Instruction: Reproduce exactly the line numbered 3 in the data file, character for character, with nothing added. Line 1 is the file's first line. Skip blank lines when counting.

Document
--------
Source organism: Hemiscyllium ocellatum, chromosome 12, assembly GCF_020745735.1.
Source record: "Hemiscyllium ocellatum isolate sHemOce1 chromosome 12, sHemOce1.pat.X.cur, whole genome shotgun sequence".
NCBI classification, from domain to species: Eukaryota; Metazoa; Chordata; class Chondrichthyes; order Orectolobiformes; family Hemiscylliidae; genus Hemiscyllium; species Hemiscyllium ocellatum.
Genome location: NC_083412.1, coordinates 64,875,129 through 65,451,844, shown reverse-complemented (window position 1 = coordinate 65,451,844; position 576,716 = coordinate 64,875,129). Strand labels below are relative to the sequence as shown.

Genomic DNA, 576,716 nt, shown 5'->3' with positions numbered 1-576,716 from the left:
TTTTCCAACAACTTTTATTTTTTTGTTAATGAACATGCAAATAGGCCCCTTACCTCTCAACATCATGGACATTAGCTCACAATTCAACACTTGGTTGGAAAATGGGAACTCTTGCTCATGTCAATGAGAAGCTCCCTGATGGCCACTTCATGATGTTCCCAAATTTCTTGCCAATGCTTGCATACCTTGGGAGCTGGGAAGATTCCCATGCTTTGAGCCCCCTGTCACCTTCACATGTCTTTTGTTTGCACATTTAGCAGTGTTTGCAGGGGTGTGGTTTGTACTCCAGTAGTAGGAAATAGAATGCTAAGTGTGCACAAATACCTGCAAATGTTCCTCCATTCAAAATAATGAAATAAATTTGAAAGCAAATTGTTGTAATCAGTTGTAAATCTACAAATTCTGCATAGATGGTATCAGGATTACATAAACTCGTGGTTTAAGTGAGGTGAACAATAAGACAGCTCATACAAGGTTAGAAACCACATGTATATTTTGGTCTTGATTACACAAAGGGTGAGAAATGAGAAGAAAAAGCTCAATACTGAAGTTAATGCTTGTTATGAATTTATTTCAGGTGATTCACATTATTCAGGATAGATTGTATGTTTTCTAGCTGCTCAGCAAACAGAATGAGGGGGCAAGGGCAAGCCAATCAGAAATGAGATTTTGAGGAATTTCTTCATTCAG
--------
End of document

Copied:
NCBI classification, from domain to species: Eukaryota; Metazoa; Chordata; class Chondrichthyes; order Orectolobiformes; family Hemiscylliidae; genus Hemiscyllium; species Hemiscyllium ocellatum.